Carrasco also said that his shipyard, based in the port of Aguilas, Murcia, proposed an agreement for maintenance and management of the ship which was rejected by the Torrevieja administration.

Last year, the mayor of Torrevieja, Eduardo Dolon, (PP) said that he would not spend "one more euro on Pascual Flores" and that its current use as a museum piece, within the Museo Del Mar y Sal’s fleet of historic ships, which includes the submarine ‘Delfin’ and the Patrullo De Vigilancia Customs Cutter, will continue for the foreseeable future.

Built in front of the casino on the Paseo Vista Alegre in 1918, the original Pascul Flores made several trips to the Caribbean. In 1929 she was featured in the Spanish film “La Ultima Luna”. When fruit cargoes were no longer available, ‘Pascual Flores’ carried cement, salt and other commodities all over the Mediterranean.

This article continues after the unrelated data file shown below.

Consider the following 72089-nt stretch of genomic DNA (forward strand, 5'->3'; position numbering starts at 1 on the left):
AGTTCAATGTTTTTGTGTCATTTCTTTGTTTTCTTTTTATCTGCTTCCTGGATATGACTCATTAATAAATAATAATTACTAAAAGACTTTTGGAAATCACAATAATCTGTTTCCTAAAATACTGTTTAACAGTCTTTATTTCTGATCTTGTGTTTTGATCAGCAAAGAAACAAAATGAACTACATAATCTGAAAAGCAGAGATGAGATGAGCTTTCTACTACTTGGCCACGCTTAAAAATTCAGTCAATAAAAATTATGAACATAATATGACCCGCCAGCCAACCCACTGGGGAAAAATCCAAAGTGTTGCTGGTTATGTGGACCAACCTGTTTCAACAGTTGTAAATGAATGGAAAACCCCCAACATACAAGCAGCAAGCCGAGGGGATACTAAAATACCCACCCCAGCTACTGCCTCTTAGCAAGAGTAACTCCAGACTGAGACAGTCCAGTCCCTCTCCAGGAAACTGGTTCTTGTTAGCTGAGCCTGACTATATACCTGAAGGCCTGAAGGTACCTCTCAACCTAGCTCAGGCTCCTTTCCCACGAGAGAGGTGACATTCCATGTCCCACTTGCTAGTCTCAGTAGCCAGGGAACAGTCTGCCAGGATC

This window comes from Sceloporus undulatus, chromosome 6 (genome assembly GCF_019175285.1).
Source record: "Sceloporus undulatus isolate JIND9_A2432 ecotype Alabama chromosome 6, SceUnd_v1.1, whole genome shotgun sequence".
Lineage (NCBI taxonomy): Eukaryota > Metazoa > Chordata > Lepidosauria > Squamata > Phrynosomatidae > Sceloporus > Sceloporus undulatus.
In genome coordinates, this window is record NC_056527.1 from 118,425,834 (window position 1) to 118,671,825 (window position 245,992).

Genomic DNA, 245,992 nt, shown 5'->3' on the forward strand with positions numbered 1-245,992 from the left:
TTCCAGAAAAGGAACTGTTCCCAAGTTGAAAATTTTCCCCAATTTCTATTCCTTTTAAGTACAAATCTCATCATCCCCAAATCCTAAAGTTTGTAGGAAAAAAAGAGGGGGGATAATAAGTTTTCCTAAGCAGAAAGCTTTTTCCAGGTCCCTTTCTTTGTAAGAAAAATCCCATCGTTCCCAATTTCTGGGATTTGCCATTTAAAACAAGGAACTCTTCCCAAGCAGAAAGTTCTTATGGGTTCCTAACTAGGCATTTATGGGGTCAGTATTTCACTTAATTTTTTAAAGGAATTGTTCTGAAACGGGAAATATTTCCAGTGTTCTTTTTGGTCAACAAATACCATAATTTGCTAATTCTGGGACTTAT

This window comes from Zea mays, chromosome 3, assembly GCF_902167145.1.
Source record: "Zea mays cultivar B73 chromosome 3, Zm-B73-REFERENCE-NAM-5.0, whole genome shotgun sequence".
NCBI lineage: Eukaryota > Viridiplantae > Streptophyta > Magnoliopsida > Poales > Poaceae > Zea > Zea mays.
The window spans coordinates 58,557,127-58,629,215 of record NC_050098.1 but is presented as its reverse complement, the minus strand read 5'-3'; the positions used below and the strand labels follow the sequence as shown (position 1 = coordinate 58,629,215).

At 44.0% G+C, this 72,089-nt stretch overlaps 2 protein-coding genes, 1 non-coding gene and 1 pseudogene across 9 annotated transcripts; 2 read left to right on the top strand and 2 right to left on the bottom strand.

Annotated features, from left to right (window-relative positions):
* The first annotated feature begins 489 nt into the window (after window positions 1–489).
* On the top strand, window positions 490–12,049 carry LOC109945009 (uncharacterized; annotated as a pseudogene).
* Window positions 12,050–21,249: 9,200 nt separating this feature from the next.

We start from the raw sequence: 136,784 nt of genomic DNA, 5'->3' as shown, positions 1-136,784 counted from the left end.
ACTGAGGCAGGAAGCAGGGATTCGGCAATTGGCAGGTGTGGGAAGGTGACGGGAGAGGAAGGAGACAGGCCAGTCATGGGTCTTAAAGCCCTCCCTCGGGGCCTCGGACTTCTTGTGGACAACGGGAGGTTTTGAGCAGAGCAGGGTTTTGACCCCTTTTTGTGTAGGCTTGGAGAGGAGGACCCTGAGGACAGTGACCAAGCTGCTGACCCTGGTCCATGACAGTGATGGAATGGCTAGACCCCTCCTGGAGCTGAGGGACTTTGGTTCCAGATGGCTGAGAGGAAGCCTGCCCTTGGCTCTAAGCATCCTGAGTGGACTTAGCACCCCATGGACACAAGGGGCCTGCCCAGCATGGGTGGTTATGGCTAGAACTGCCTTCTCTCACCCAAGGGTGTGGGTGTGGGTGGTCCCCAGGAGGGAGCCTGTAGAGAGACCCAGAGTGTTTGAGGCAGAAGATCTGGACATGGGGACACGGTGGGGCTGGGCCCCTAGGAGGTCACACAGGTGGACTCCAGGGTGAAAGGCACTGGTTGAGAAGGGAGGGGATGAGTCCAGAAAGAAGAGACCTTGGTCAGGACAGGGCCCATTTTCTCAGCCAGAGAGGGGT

In 1975 she was purchased and taken to England for commercial charter work by the entrepreneur Peter Gregson, who rigged her to appear in various episodes of the popular BBC television series “The Onedin Line”.

In 1999 the City bought back the boat for 180,000 euros. However it was unable to be saved and in September 2006 the contractor had it broken up at a landfill site in Bigastro. A replica was then commissioned by Master shipwright Antonio Carrasco who rebuilt the boat to the very last detail.

The relaunch took place in November 2007 since when the boat has been situated in the Torrevieja Marina. The vessel has not put to sea for over 3 years and although designated as a floating museum neither is it currently welcoming visitors.

Filed under: http://www.theleader.info/article/38218/

Home Insurance | Spanish Home Insurance | Home Insurance in Spain | Spanish Property | Costa Blanca Spanish Property | Spain Property | Spanish Real Estate | Spain Real Estate